Surendar Vinayagamoorthy

Surendar Vinayagamoorthy

Spread ... The Love In JavaScript ❣️

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As per the MDN, below is the definition of the Spread Operator in JavaScript.

Spread syntax allows an iterable such as an array expression or string to be expanded in places where zero or more arguments (for function calls) or elements (for array literals) are expected, or an object expression to be expanded in places where zero or more key-value pairs (for object literals) are expected.

As a fan of clean code, I always fancied the use of Spread (...) operator. Below are some the useful implementations of the Spread operator.

Deep Copy Array

// Deep Copy Array
const sourceArray = [1, 2, 3, 4];
const copiedArray = sourceArray;
const copiedArrayUsingSpread = [...sourceArray];

sourceArray.pop();

console.log(copiedArray); // [ 1, 2, 3 ]
console.log(copiedArrayUsingSpread); // [ 1, 2, 3, 4 ]

Deep Copy Object - Single Level

As per Naina comments in discussion, deep copy works only with single level object. The spread operator will not be able to deeply copy the nested object.

// Deep Copy Object
const person = { name: 'John' };
const copiedPerson = person;
const copiedPersonUsingSpread = { ...person };
person.name = 'Doe';

console.log(copiedPerson); // { name: 'Doe' }
console.log(copiedPersonUsingSpread); // { name: 'John' }

Array Concatenation

// Array concatenation
const arr1 = [1, 2, 3];
const arr2 = [4, 5, 6];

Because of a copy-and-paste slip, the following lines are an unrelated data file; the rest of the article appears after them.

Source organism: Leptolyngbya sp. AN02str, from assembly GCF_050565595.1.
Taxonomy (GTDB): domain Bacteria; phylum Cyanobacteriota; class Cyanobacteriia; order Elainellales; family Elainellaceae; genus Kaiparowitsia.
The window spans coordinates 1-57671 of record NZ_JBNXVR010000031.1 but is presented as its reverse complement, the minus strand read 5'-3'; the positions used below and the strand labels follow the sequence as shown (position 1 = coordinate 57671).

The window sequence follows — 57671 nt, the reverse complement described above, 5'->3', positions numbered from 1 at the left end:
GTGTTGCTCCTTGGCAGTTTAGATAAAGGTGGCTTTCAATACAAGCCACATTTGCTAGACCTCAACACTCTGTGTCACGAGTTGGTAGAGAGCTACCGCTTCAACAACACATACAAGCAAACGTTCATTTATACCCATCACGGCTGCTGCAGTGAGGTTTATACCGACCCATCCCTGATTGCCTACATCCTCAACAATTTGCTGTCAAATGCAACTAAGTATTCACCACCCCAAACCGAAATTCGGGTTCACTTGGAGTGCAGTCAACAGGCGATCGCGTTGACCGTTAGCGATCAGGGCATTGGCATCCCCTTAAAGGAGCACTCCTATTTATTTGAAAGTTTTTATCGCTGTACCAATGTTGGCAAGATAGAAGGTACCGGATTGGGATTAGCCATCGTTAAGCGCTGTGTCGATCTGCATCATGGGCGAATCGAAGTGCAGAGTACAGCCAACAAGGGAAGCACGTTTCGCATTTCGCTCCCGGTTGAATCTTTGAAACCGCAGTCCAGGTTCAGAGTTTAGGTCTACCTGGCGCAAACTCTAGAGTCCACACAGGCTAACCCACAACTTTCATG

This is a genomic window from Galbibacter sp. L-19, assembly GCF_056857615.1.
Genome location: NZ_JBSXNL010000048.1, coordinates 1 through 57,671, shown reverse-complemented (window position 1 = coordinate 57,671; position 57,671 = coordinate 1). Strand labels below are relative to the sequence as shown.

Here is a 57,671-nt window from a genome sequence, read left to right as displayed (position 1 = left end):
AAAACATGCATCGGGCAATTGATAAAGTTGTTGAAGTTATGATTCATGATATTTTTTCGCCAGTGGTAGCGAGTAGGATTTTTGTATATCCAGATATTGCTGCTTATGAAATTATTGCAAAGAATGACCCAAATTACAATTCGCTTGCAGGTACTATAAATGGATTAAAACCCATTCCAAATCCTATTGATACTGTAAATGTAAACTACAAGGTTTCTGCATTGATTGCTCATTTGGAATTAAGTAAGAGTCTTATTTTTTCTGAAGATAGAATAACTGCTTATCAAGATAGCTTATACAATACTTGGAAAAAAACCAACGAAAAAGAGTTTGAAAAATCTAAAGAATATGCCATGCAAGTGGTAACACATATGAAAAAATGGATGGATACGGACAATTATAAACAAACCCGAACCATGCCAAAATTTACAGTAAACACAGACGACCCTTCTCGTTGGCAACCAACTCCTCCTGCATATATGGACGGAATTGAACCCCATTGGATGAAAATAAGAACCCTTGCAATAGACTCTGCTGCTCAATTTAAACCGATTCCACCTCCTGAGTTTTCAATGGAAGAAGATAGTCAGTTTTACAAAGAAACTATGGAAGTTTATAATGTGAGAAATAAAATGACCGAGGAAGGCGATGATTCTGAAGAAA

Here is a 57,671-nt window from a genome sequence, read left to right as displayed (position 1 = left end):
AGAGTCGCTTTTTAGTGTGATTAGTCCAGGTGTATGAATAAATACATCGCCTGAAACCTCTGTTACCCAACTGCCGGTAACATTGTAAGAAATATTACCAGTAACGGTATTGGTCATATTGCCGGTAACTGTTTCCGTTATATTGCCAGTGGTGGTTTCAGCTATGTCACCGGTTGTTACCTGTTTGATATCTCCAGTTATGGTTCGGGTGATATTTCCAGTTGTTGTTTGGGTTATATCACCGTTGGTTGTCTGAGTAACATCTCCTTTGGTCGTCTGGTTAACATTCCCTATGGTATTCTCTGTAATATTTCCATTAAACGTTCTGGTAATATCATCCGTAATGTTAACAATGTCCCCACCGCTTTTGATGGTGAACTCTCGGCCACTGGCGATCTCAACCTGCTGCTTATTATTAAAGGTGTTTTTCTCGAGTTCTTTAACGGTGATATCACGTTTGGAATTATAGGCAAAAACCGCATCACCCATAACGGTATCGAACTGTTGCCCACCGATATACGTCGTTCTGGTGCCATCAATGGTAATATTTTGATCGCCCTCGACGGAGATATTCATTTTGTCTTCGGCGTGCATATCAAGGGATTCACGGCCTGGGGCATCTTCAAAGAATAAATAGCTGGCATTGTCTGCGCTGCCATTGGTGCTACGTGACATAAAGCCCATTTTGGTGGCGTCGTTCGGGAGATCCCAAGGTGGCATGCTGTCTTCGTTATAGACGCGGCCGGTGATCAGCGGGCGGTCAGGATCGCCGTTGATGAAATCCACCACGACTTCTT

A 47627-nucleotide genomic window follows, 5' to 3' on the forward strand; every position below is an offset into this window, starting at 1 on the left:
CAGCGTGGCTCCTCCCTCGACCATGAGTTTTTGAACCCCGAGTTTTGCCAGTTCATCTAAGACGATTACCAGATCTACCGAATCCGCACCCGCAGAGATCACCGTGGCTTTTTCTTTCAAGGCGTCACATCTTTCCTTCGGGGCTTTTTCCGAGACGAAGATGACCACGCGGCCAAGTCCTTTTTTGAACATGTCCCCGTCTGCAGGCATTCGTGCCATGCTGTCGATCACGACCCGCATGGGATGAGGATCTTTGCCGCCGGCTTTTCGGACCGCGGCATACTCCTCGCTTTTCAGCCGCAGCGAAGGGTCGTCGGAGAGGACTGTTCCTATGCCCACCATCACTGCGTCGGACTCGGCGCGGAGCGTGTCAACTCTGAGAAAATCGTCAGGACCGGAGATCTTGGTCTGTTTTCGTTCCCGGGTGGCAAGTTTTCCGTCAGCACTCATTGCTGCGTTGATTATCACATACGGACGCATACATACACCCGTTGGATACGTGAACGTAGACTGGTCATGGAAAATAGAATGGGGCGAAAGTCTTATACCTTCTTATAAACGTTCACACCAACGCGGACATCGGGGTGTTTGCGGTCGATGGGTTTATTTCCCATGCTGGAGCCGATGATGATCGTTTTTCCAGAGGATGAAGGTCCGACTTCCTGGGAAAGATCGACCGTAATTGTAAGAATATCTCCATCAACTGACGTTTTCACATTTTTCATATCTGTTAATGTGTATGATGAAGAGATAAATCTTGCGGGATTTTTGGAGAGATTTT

const joinedArray = [...arr1, ...arr2];
console.log(joinedArray); // [ 1, 2, 3, 4, 5, 6 ]

Object Property Concatenation

// Object concatenation
const obj1 = { prop1: 'value1' };
const obj2 = { prop2: 'value2' };

console.log({ ...obj1, ...obj2 }); // { prop1: 'value1', prop2: 'value2' }

As Function Params

Functions in javascript can have required and optional params. Sometimes the there can be n optional params and this is where the ... operator comes in. Sometimes it may be referred to as Rest operator.

const numbers = [1, 5, 7, 2, 3, 4, 5, 7, 90];
console.log(Math.max(...numbers)); // 90

const multiplyBy = (multiplier, ...numbers) => {
  console.log(numbers.map((num) => num * multiplier));
};

multiplyBy(2, 1, 2, 3, 4, 5, 6); // [ 2, 4, 6, 8, 10, 12 ]

Hope the above snippets explain themselves. Let me know on how I could improve the contents in the comment section or tweet @radnerus93. To stay more connect you could follow me on twitter @radnerus93.

 
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